When you think about the addictions that are the hardest to quit, most people’s minds probably jump to things like heroin or cocaine, which we know can cause some serious withdrawal symptoms. However, unless you’ve gone through it yourself, many people have no idea how difficult it can be to stop smoking cigarettes. Smoking can become not just a habit but a social activity, a way to relax, and even a part of your identity. That’s not even taking into account the physical aspects, because there is such a thing as nicotine withdrawal, which can cause restlessness, trouble sleeping, problems concentrating, irritability, anxiety, depression, and even symptoms similar to having a cold. Luckily, there is help out there for those who want it. Smokefree.gov, an initiative from the National Cancer Institute, can help you build a personalized plan to quit smoking.
First, choose the date you’re going to quit. It might sound strange, picking an arbitrary day to stop, but you actually need to put some thought into this. Try to pick a day within two weeks or so, so that it’s not too far in the future and you don’t talk yourself out of quitting. However, don’t decide you’re going to stop tomorrow, because you’ll need some time to prepare yourself.
Next, think of your reasons for quitting. These might include improving your health, preventing future health problems, ceasing to exposure your loved ones to secondhand smoke, saving money, or even just improving your appearance and smell. Keeping these goals in mind can help you stay on the right path.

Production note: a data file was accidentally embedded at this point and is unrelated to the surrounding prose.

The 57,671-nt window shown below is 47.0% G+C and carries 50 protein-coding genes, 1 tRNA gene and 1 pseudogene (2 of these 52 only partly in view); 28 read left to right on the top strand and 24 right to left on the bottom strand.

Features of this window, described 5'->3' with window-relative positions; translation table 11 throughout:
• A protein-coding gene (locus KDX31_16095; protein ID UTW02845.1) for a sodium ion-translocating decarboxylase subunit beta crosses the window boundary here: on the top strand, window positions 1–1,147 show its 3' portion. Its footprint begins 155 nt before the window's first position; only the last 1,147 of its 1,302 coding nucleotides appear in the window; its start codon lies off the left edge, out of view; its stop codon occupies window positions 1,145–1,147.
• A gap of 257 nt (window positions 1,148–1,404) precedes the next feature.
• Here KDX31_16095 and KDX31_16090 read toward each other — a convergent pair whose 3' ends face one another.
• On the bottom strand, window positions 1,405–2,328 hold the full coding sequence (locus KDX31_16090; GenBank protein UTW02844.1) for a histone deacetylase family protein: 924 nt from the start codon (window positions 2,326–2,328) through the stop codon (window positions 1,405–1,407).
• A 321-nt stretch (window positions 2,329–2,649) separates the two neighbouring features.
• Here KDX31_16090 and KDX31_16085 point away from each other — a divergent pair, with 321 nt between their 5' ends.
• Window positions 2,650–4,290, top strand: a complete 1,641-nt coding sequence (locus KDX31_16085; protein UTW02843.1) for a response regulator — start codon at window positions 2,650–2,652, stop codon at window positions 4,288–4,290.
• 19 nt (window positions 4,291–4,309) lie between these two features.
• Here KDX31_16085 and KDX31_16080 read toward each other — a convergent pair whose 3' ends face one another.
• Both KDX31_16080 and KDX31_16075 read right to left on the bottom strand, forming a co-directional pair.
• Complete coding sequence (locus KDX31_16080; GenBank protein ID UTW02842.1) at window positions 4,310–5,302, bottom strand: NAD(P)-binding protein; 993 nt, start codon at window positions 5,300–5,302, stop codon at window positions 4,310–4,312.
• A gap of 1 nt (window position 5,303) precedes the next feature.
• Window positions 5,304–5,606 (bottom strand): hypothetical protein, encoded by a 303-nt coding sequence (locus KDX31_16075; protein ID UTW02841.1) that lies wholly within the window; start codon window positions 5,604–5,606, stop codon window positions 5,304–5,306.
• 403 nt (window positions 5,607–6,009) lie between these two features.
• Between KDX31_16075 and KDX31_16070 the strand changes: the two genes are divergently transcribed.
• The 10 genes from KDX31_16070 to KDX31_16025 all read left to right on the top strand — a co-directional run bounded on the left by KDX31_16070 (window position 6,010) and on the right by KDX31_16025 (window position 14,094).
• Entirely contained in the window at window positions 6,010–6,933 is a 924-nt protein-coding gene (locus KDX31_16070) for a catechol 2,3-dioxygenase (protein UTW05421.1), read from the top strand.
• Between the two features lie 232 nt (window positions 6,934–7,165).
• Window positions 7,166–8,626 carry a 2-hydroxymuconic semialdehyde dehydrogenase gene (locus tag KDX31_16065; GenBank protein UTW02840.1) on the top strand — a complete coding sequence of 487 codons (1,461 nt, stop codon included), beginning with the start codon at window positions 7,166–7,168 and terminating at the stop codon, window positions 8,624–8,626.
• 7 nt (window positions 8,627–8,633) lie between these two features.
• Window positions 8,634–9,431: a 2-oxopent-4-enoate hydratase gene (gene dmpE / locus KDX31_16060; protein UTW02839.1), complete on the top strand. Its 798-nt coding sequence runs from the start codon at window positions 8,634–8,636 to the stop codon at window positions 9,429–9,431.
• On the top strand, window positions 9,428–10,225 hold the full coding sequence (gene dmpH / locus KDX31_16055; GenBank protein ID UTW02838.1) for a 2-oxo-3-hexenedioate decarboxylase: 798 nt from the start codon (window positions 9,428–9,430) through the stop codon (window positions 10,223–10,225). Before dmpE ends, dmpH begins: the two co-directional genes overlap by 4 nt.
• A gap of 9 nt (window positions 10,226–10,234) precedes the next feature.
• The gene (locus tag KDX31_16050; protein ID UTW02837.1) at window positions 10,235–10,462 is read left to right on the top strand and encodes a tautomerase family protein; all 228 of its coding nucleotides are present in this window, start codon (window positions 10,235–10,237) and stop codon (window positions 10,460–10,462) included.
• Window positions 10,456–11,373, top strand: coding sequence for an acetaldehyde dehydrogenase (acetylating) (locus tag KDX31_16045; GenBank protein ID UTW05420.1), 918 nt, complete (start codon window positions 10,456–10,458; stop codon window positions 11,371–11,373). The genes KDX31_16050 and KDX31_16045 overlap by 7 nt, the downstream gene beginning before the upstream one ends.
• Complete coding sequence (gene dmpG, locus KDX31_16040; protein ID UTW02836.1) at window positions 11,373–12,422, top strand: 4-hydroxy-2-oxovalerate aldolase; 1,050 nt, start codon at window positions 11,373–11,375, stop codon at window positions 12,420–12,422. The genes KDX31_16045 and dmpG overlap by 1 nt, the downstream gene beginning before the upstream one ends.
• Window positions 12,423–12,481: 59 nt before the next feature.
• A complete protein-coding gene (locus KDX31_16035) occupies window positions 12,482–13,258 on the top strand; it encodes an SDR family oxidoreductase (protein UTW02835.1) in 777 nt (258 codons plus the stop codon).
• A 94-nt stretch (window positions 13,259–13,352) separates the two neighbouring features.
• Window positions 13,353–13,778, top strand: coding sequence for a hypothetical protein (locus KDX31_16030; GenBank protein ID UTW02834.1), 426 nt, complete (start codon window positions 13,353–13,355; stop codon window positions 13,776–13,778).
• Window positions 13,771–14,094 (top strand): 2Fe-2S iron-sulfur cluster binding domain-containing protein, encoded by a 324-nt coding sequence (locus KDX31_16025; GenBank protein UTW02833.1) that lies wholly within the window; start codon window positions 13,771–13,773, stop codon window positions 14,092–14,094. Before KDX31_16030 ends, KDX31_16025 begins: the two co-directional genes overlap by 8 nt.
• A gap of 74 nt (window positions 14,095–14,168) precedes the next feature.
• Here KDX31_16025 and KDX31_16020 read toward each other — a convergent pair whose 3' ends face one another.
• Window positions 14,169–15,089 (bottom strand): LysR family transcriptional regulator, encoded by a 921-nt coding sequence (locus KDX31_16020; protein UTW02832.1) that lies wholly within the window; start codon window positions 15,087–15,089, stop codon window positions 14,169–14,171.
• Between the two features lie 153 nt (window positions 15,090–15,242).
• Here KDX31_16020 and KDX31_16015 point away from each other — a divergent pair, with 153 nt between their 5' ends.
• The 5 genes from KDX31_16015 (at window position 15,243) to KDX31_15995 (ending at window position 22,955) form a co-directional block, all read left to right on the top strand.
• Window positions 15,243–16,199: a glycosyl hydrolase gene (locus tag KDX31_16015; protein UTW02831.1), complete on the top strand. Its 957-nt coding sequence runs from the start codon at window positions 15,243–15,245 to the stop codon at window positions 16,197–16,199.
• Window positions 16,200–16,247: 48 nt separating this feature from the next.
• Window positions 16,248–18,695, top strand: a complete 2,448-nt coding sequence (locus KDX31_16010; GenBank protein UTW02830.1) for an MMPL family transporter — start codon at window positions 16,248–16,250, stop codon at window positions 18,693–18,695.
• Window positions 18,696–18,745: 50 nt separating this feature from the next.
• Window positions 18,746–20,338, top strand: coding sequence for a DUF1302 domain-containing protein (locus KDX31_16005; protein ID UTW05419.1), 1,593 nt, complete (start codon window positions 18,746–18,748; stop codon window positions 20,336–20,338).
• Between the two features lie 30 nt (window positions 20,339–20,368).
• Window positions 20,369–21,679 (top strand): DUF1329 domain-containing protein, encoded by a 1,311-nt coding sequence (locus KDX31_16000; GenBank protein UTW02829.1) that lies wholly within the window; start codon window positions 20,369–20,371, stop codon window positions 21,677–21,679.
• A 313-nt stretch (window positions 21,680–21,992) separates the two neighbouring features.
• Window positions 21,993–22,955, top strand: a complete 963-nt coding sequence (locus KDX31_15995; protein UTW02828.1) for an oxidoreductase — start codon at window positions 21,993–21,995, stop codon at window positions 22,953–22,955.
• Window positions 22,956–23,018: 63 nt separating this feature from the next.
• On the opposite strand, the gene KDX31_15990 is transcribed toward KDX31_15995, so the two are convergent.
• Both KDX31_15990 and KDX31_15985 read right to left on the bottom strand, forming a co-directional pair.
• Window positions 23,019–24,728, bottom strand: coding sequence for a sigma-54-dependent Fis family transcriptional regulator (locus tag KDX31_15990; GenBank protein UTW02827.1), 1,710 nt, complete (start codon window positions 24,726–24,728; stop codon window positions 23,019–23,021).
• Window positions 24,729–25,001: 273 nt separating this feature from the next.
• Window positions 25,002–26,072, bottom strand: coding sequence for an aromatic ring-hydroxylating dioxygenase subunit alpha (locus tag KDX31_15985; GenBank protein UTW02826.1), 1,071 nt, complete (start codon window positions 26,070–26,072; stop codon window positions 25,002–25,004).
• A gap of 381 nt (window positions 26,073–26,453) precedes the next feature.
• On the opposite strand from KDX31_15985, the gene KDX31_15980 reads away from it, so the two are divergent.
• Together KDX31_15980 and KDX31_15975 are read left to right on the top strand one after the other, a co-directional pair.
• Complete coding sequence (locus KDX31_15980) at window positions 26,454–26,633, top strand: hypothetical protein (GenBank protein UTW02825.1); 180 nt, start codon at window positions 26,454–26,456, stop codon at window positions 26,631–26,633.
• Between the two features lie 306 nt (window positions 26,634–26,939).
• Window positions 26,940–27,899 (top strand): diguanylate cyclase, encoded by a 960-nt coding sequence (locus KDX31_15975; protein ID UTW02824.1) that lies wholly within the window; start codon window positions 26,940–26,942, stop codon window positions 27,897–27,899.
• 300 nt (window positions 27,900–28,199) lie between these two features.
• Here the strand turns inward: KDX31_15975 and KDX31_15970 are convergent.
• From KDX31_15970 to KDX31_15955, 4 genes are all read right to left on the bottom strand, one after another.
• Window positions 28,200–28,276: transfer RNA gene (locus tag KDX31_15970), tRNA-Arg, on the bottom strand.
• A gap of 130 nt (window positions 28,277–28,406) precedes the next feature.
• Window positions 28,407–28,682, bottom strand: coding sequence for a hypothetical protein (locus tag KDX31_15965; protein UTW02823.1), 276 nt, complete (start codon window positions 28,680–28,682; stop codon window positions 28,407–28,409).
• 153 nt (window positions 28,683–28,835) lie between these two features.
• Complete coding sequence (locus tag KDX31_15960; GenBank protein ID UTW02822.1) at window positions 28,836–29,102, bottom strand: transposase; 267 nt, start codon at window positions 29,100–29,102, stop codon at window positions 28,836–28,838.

Know your triggers. At first, you might need to avoid them completely, but later you can develop ways to cope with them. Triggers might include feelings like stress, boredom, or sadness. There can also be social triggers, like going to a bar or club, or attending a party where other people are smoking. Smoking can also be something you do just by habit, while you’re watching television or with a drink at the end of a long day.
Learn how to fight cravings. Do you smoke because of emotional or mood problems? You can learn other ways to cope, and you might want to consider seeing a therapist for help. If you need to keep your hands busy, you can find something else to fidget with. If you’re used to hanging out with the same group of smokers every day on breaks from work, you might want to consider staying inside or taking a short walk instead. If you find yourself getting irritable and anxious when you’ve gone too long without a cigarette, consider nicotine replacement therapy. There are a wide variety of gums, patches, lozenges, and other products to choose from that can relieve withdrawal symptoms.
Finally, don’t be afraid to ask for help. There are support groups, Facebook pages, mobile apps, quit lines, and of course, your friends and family to turn to when you need it.
If you or a loved one need help with quitting drugs or alcohol, consider Asana Recovery. We offer medical detox, along with both residential and outpatient programs, and you’ll be supervised by a highly trained staff of medical professionals, counselors, and therapists. Call us any time at (949) 438-4504 to get started.